Whether you are starting out on a new venture, or looking for better service, ensuring you have the best business bank account to suit your financial needs is essential.
Unlike personal banking, business accounts vary a surprising amount in the services they offer, the level of assistance they can give, and in their fees and charges. Different accounts work for different businesses.
For this reason, it’s really important to invest plenty of time in selecting the right account for your business now; this will reap many rewards later on.
1. How to Start
You’ll already be aware that there are plenty of business bank accounts on offer, but before you begin to sift through the literature available, spend some time considering what you need most from your account. Clearly, you need your bank to handle your day to day transactions efficiently, but you will also need a bank suited to your business’s individual needs.
- You might desire a bank that will offer a great degree of support to your fledgling business through a named, experienced representative
- Perhaps you’ll need a bank that is experienced in international trade finance
- Maybe you expect to need to borrow money at some point so you need to look for more relaxed lending criteria
These are examples of services that are not necessarily to be enjoyed with every bank, so you need to be clear on how you would like your chosen bank to work for you in return for their fees.
Compiling a list of criteria at this stage will keep you focused and help you resist dazzling introductory offers for a bank that may be unsuitable for your needs long term.
2. Narrow the Field
Now that your mind is clearer, you can begin to rule certain banks in and out. As well as looking at their specialist services, look at which banks have a local and convenient branch, as while business banking can be done online, most business owners will still need to visit their bank fairly often, particularly if they are accepting check and cash payments.
Online banking facilities still vary widely in their ease of use, so it’s sensible to watch a demo of how it works for each bank to inform your choice.
3. Use Word of Mouth
Once you have a list of possibilities, it’s probably worth doing your homework on each bank. Online searches for customer reviews can be enlightening. You’ll probably find that every bank has at least one disgruntled customer online, so try to detect volumes of complaints and common themes to get an idea of how they perform for their customers.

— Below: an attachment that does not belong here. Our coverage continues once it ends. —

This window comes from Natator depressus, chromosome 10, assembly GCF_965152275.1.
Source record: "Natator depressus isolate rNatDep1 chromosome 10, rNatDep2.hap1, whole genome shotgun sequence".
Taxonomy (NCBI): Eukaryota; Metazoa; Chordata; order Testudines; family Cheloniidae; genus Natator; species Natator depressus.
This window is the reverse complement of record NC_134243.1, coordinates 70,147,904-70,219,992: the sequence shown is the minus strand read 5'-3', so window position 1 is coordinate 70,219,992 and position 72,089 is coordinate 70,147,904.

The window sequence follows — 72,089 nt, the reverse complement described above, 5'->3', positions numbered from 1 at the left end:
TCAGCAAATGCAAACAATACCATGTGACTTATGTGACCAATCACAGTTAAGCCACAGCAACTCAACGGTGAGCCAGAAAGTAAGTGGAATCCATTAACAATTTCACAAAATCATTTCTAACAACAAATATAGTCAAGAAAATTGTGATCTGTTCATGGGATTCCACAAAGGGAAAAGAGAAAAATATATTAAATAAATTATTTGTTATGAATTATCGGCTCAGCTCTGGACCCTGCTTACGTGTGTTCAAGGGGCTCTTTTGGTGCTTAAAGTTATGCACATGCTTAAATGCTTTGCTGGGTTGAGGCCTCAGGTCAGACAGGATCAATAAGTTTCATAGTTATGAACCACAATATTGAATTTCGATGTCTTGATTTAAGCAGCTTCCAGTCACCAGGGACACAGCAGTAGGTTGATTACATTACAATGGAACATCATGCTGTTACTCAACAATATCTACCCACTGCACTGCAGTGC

It’s important to remember that you’ll have a lot more face to face contact with your local branch than you are accustomed to from personal banking, so it’s pertinent to network with other local business owners and get their opinions on local banking options, too.
4. Closely Examine Fees and Charges
Nearly all business bank accounts will come with an introductory period where fees and charges are waived. Some will advertise particularly attractive opening offers, but try not to let yourself be influenced by these offers, especially when you are less keen on the services they offer.
Look further ahead at the charges after the introductory period and cost out what you think you’ll be paying per month with each bank. Some banks charge a higher monthly fee with a more generous number of free transactions; others charge no regular fee but charge higher amounts for every transaction.
Although the cost of banking is important, the cheapest banking is not necessarily the best option. Weigh up whether better support from a particular bank may be worth paying more for.
5. Visit Your Options
It’s an absolute must to meet with a representative of each shortlisted bank before you make any firm decisions. You’ll soon get a sense of whether a bank is the right or wrong choice for you this way. As you’ll need a positive relationship with your bank from your first days of trading, you should choose a bank that you feel will listen and support you as your business evolves. Gut instinct is important here.
It is wise to draw up a list of identical questions based on your needs to ask all banks on your shortlist. Rather than purely listening to the generic sales points they may give all potential customers, you can then compare their different answers to pinpoint which one will serve you best personally.
You should now be armed with enough knowledge to make a wise decision.
6. Revisit Your Options Regularly
While you will have made a sound financial decision for the next year or so of your business’s life, it is important to remember that times change, so what might be the best option now may not be in a couple of years.
Your business will evolve, perhaps in unpredicted directions, and so will the business services of your bank. Their banking rates will almost certainly change, too. For these reasons, make a note on your calendar to revise your decision periodically and switch banks if necessary, so that you can be always sure your bank is working well for you.